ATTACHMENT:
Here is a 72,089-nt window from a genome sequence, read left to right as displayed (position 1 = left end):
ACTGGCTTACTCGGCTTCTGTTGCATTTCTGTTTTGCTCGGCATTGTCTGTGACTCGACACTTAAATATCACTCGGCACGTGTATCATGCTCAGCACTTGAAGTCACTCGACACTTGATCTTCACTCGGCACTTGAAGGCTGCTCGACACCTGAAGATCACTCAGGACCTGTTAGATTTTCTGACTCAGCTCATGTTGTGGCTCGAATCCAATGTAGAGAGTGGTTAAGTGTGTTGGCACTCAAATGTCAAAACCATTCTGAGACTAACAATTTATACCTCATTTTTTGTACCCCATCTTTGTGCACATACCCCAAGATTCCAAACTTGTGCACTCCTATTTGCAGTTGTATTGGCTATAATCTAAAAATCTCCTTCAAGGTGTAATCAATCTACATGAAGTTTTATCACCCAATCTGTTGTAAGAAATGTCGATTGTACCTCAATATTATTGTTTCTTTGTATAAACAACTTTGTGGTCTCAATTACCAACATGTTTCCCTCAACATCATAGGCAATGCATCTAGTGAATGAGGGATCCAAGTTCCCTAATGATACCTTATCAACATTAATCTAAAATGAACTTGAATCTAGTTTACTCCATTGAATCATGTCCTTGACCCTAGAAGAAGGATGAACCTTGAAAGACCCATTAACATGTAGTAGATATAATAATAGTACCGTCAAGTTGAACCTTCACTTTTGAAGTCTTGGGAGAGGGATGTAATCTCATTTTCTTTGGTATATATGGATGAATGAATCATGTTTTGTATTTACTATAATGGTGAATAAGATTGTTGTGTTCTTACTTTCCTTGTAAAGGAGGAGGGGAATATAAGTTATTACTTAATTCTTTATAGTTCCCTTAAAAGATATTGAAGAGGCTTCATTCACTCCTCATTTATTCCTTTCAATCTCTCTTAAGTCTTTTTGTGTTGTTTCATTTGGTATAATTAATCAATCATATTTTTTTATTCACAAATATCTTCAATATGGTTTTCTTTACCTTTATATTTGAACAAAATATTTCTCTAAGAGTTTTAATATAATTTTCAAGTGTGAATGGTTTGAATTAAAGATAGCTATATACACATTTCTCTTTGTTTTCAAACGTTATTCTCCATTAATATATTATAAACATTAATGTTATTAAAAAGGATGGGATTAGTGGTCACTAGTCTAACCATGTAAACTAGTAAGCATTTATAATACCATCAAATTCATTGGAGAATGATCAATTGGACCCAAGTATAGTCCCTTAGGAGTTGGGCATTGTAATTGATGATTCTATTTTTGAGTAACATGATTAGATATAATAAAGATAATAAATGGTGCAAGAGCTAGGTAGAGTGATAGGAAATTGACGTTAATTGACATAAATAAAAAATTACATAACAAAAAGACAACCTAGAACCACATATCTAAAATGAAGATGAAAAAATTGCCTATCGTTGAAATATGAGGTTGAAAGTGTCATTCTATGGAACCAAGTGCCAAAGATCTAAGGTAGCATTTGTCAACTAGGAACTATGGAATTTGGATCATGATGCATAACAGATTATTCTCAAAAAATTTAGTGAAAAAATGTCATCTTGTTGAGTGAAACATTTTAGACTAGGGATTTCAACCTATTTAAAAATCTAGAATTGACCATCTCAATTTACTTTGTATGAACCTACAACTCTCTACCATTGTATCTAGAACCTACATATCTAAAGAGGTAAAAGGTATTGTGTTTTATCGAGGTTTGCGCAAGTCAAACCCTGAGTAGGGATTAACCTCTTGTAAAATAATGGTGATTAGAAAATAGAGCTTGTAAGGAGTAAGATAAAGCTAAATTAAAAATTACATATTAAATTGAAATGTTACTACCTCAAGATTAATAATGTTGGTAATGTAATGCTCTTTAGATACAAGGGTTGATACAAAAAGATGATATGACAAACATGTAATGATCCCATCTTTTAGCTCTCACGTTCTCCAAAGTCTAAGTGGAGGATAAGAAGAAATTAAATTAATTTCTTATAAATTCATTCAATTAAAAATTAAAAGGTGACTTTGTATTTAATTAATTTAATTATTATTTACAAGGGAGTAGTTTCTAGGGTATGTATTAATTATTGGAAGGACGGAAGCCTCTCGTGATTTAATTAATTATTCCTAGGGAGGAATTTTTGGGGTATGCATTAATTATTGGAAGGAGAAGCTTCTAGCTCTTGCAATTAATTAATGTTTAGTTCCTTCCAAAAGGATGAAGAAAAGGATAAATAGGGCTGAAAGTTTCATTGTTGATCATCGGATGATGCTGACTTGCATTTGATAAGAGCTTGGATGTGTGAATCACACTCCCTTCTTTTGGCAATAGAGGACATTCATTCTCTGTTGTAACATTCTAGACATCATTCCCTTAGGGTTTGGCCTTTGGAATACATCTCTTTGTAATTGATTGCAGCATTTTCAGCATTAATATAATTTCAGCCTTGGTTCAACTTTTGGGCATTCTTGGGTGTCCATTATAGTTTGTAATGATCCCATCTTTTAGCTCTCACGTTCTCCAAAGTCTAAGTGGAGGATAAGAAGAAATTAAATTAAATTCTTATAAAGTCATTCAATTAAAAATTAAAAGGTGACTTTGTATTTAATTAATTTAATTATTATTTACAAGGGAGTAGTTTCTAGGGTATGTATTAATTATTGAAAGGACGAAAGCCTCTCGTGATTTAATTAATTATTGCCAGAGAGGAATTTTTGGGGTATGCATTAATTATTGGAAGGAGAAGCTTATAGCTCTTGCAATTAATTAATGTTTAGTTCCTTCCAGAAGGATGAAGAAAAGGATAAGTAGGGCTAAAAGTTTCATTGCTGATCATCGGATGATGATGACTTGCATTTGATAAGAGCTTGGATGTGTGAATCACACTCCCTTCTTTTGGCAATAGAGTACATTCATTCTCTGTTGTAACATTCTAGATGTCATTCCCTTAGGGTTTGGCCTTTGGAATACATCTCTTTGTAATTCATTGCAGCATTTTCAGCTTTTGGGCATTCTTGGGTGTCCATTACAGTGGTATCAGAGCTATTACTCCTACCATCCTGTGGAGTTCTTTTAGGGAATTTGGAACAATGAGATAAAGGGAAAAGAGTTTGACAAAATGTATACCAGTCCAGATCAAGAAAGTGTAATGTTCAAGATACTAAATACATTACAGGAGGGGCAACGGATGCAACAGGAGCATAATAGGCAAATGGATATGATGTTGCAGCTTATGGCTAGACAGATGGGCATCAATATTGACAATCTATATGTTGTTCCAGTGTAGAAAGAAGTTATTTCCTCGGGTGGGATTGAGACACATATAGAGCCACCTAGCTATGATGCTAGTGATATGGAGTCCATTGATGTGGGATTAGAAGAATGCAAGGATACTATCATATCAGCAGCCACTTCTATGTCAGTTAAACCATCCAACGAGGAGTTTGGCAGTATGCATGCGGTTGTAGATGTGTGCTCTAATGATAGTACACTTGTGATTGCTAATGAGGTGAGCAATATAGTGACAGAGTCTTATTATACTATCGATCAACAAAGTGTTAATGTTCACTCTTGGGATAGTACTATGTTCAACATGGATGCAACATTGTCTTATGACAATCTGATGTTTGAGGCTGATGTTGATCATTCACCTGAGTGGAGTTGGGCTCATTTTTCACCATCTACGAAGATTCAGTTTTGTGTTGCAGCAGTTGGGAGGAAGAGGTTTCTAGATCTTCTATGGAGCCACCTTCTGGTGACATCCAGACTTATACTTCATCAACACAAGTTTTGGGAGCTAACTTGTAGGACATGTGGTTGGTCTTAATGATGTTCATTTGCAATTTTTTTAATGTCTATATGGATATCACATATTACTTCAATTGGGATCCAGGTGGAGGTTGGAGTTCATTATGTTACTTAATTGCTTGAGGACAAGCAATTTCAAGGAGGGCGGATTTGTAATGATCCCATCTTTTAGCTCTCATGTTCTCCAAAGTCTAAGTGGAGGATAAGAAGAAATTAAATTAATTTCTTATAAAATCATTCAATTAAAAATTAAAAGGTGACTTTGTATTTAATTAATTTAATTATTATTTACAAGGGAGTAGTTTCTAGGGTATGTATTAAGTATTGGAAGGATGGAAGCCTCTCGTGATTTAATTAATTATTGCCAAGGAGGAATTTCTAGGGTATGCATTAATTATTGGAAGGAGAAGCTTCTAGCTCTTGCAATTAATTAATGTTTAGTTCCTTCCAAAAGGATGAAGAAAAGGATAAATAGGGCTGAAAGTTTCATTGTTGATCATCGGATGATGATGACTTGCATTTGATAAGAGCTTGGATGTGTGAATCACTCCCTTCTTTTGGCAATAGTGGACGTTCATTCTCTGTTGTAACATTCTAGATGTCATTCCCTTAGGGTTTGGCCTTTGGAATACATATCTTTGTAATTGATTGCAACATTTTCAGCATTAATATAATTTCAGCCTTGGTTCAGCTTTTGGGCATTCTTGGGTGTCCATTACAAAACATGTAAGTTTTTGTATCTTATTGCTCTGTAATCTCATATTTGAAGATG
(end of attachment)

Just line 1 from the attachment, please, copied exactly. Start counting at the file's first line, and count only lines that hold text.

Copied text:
Here is a 72,089-nt window from a genome sequence, read left to right as displayed (position 1 = left end):